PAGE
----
A New Book on Wicked Problems by Professor Brian Head: With Flashbacks to Dave Iverson


Some of you may remember Dave Iverson talking about “wicked problems”, in his Eco Watch Dialogues? At that site, I found this link to a 1999 article by Bruce Shindler and Lori Cramer of Oregon State University. In which they say:

many forest professionals were introduced to the term wicked problems in a provocative 1986 Journal of Forestry article by Allen and Gould who borrowed the phrase from the systems analysis research of (Rittel and Webber, 1973)

And of course, that was a while back.

In my hunt, I discovered that the EcoWatch Dialogues go all the way back to 1990, still on the web. Many fascinating articles and discussion. And here’s a link to a post by Dave on the topic on TSW in 2011.

So here we are in the 2020’s and the London School of Economics “Impact of Social Sciences” blog has a post by Brian Head discussing his new book “Wicked Problems in Public Policy“.  Head is Professor of Public Policy at the University of Queenland, Australia.   TSW readers are invited to review this book, which is open access (yay!). Some quotes from his blog post:

First is the well-known critique of rationalist claims that the policy process should be substantively based on rigorous ‘evidence’. In rebuttal, critics state that stakeholder interests and experience are crucial, that public policy decisions are ultimately political, and that accountability must rest with elected governments. Underpinning this are five common claims:

  • evidence is always incomplete, especially for complex and evolving issues;
  • evidence includes many forms of knowledge, which are often inconsistent;
  • evidence is always subject to value-laden interpretations, hidden or overt;
  • evidence is inevitably “cherry-picked” by governments and stakeholders to support their preferred positions; and
  • reliance on specialized expertise implies technocratic and undemocratic styles of decision-making.

The second key reason for the malaise is the rapid rise of mass communication channels that propagate misinformation, personal beliefs, and vilification of opponents. Polarisation intensifies in-group bias and provides excuses for ignoring alternative information. Partisan polarisation undermines community confidence in procedural fairness and legitimacy, which are crucial for trust in public institutions. In the face of this tsunami of propaganda and incivility, the enlightenment model of reasoned debate in the public sphere has been deeply wounded. In responding to this wave of ‘post-truth’ anti-science, the defenders of evidence-informed debate and civic education have created new networks to discuss strategy, share information, improve their communication of evidence-informed policy ideas, and develop new tools for fact-checking or reviewing the claims of partisan advocates.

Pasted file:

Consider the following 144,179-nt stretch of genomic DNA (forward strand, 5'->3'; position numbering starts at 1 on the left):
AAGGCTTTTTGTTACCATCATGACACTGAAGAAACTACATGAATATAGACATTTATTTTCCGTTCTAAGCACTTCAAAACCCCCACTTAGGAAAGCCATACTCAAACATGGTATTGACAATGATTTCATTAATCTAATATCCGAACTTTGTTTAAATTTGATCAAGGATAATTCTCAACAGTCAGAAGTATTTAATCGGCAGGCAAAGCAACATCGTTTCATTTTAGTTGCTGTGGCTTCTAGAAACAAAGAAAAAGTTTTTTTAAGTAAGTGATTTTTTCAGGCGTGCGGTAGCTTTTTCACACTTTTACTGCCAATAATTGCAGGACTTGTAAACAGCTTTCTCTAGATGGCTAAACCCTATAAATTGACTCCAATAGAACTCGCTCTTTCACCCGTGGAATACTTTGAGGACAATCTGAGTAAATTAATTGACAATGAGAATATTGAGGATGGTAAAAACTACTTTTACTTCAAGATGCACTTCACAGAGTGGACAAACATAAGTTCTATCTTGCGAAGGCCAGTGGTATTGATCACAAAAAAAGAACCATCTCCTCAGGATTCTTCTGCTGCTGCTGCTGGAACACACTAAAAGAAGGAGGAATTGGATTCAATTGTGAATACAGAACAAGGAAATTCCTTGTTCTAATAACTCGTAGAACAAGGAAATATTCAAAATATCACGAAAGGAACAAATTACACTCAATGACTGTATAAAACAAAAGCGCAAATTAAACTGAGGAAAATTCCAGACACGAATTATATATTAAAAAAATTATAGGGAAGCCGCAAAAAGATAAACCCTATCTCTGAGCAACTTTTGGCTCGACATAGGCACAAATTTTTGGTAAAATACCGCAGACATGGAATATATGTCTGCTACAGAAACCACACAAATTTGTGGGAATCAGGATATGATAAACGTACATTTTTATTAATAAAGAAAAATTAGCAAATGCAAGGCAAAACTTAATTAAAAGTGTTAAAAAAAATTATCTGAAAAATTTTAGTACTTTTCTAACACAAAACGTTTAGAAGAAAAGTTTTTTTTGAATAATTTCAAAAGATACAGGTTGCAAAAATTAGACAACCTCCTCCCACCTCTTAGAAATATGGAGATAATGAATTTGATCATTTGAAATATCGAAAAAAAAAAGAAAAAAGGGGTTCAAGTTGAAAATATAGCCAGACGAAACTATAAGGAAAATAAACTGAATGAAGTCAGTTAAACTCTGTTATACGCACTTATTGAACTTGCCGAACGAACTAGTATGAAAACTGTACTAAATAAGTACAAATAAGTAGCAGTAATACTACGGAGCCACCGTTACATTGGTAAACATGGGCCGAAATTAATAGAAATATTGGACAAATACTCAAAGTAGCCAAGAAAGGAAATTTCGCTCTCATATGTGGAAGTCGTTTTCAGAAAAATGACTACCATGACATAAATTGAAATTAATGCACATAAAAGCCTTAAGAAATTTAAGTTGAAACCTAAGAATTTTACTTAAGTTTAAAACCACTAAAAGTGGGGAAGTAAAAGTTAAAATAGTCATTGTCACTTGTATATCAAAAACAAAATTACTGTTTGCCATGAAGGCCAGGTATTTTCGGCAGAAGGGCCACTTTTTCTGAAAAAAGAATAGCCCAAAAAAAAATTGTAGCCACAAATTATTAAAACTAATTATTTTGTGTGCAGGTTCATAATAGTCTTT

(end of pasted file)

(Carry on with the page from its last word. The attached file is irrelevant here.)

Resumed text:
(I think the humble Smokey Wire might be one of those “new networks”).

The third key reason for concern about the future of evidence-informed policymaking is that so many policy problems are intractable, controversial and turbulent. This is the domain of ‘wicked’ problems

The third key reason for concern about the future of evidence-informed policymaking is that so many policy problems are intractable, controversial and turbulent. This is the domain of ‘wicked’ problems, as outlined in Wicked Problems in Public Policy. Wicked problems are characterised by complex interactions, gaps in reliable knowledge, and enduring differences in values, interests and perspectives. Unfortunately, ‘more science’ cannot resolve these conflicting views, and therefore more data cannot directly help to de-politicize the partisan divide. Wicked problems include long-standing, yet continually evolving problems such as: refugees and immigration, human rights and inequalities, climate change, food security, water and energy security, biodiversity protection, terrorism, and the peaceful resolution of major disputes.


Finally, it is true that there are no neat and correct answers to wicked problems. They might not be solvable in the short term. But there are ways to better understand and manage them. For example, inclusive processes for considering the nature of the problems and possible paths toward improvement are often more beneficial than ideological solutions imposed by government. Good quality knowledge and analysis are always useful, but information alone cannot transform complex problems into simple solutions. Information-based strategies are only one important thread in the policy mix required to enable us to tackle the wicked features of complex and contentious problems.